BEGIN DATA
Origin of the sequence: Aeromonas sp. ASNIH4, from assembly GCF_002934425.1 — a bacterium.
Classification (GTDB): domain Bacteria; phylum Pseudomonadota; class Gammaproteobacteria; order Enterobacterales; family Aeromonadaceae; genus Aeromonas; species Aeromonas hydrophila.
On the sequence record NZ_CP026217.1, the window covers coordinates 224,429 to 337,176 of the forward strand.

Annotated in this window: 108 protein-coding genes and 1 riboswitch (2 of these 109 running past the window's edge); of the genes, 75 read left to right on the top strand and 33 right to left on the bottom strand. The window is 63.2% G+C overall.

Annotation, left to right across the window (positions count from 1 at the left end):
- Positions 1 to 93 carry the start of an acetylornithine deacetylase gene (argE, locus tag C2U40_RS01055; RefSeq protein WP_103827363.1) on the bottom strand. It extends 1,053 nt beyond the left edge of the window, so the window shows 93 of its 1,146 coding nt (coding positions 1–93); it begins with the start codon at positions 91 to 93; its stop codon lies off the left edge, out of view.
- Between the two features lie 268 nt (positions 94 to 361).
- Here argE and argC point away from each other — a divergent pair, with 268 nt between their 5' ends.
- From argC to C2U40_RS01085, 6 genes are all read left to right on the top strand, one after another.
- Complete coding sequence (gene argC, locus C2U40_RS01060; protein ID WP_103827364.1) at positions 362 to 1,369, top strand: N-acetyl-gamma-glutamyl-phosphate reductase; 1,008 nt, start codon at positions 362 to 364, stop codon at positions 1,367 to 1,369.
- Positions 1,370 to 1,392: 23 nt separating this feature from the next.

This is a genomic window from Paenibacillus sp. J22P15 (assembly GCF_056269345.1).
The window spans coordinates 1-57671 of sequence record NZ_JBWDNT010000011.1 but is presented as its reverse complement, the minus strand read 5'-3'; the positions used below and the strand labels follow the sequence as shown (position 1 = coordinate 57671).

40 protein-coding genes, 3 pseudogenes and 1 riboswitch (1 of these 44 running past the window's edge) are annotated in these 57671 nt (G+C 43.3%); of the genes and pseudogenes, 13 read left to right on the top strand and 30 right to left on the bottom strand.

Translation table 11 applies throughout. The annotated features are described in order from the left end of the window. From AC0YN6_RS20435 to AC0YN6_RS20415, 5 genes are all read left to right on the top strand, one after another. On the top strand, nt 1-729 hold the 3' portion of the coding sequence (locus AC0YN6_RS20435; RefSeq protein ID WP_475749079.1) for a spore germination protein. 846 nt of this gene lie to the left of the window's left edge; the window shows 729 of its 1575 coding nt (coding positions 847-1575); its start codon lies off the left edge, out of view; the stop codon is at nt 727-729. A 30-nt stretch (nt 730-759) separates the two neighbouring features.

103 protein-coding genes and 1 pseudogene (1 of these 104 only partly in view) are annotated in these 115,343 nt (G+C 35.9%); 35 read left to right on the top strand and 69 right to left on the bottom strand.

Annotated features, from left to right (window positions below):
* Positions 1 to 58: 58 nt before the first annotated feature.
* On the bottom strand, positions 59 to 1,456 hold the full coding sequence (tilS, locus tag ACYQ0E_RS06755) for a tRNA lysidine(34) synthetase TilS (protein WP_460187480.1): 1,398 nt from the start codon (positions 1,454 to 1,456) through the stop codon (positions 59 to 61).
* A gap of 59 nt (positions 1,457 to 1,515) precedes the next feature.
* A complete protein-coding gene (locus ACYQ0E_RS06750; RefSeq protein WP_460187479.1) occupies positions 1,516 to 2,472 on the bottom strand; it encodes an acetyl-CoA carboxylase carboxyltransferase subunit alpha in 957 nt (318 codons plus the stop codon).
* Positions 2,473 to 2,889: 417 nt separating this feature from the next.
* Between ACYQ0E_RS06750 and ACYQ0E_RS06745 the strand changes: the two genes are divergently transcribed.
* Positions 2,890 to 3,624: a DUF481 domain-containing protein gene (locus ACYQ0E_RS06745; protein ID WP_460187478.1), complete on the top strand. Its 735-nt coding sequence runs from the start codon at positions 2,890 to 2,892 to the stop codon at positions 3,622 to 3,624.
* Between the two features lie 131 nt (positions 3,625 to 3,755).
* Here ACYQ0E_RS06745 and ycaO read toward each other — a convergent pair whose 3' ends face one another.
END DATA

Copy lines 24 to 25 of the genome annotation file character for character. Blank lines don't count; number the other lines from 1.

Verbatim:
* Positions 2,890 to 3,624: a DUF481 domain-containing protein gene (locus ACYQ0E_RS06745; protein ID WP_460187478.1), complete on the top strand. Its 735-nt coding sequence runs from the start codon at positions 2,890 to 2,892 to the stop codon at positions 3,622 to 3,624.
* Between the two features lie 131 nt (positions 3,625 to 3,755).